This ‘Many Things’ article was written by Lucy Allan, a GIGsoup contributor

3.5*There’s a good thirty years’ worth of pop influences going on in Many Things’ new album, Burn Together. It’s worth a listen just to try and count them: there’s the unabashed fun of disco, the soulfully camp vocals of eighties acts like the Pet Shop Boys, rounded off with an up-to the minute pop/dance sound. To a modern audience they’ll draw comparison with the likes of Scissor Sisters and The Killers, and, if this latest offering is anything to go by, they’re the kind of act that deserves the same success.

Things kick off in an irresistibly upbeat fashion: ‘Holy Fire’ is an instantly anthemic mix of EDM and disco. It’s a ridiculously fun song , breaking in to a middle eight that eggs you on to ‘throw up your hands now’ – complete with gospel chanting, taking catchy pop to religious heights. ‘Dear One’ is a similarly joyful affair with more obvious EDM influences, making it the perfect soundtrack for a night out

For the most part, Many Things have succeeded in making music that is upbeat without being shallow: to the contrary, the infections beats often disguises sad, thoughtful lyrics. This is particularly the case in ‘Alpha Romeo’, with its touching lines like ‘when people ask me if I’m alright/ I’m tired of lying’. This unexpected depth gives the album a feeling of celebrating despite hardship, of having pain in one’s life but dancing anyway.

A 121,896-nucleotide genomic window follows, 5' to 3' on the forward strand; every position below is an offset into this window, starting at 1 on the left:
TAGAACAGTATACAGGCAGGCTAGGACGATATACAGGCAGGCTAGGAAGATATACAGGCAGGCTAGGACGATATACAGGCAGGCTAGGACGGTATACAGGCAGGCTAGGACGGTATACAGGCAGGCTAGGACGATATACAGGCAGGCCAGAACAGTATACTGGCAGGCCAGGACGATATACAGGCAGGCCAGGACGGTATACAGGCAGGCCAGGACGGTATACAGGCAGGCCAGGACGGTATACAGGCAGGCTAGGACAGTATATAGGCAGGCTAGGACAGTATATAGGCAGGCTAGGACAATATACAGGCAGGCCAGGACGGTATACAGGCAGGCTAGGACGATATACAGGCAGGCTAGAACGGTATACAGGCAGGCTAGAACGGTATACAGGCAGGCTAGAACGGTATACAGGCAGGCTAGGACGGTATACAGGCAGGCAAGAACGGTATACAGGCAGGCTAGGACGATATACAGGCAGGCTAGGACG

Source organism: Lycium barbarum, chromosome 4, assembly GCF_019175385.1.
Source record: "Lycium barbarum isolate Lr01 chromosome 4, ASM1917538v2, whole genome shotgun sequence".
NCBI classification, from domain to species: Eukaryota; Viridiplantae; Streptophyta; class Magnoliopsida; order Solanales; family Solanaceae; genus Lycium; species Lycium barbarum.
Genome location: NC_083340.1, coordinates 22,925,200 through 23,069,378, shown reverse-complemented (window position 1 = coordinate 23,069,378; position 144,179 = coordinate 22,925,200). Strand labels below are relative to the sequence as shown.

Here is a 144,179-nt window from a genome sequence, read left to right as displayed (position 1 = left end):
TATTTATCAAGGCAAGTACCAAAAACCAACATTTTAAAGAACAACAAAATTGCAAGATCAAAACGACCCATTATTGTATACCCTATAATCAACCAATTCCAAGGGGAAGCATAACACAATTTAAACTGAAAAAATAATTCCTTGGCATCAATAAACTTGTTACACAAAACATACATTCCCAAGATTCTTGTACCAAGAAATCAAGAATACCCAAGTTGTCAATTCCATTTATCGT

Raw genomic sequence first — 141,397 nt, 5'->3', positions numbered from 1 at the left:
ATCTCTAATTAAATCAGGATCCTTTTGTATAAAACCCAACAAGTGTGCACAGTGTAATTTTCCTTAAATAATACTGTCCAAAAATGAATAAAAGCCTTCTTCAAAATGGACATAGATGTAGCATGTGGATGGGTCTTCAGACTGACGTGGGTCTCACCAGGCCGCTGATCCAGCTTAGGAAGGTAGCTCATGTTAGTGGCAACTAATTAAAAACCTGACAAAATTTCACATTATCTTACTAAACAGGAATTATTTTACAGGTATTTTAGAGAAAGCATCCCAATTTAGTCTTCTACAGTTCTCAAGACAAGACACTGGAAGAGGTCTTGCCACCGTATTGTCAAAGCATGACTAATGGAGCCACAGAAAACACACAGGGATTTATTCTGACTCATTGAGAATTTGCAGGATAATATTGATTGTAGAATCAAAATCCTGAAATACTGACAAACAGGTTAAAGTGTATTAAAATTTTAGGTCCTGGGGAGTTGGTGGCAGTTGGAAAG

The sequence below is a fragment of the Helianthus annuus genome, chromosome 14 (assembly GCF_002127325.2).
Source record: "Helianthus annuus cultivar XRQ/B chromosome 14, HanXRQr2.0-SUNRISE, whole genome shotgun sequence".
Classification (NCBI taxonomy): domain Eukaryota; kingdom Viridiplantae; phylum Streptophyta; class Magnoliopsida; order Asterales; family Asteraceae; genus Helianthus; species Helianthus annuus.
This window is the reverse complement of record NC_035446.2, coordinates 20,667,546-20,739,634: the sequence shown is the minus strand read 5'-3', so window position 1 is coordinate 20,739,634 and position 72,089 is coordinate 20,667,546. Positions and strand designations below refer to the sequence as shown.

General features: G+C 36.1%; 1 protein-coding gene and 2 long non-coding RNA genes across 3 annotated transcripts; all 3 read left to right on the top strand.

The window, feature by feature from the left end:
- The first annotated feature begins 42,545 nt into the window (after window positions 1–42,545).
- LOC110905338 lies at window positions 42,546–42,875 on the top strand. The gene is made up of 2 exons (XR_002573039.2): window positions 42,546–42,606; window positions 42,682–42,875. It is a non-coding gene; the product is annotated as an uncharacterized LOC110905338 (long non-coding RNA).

There are, unfortunately, a few tracks toward the end of the album which start to feel a little formulaic: missing out on the depth and quality of the rest of the album and trying too hard to be uplifting – overproduced and underwritten, they end up feeling just a little empty.

In fact, the true gems of the album are the tracks that deviate most from this formula. ‘Chains’ is much more in the vein of acts like Lorde: dark indie synth-pop, replacing the bright and lavish vibe of the rest of the album with dark and moody tones. It’s all stripped down to the bare bones and it’s utterly gorgeous. ‘Paranoid People Meet me in the Middle’ is another anomaly: almost completely   acapella for large parts of the song, and sung in hymn-like harmonies that give it a distinctly creepy vibe. A little out of place, maybe, but a strange and powerful addition to the album nonetheless.

For better or worse, Burn Together is an assault on the senses: the kind of music that you can visualise bursting with vibrant colour – appropriately enough, the more mixed the palette becomes the better the quality of the music. Admittedly, there’s a point at which the formula becomes tired and overworked, but this doesn’t stop the ultimate joy and vibrancy of the album from shining through.

‘Burn Together’ is out on 4th September 2015, via Dew Process

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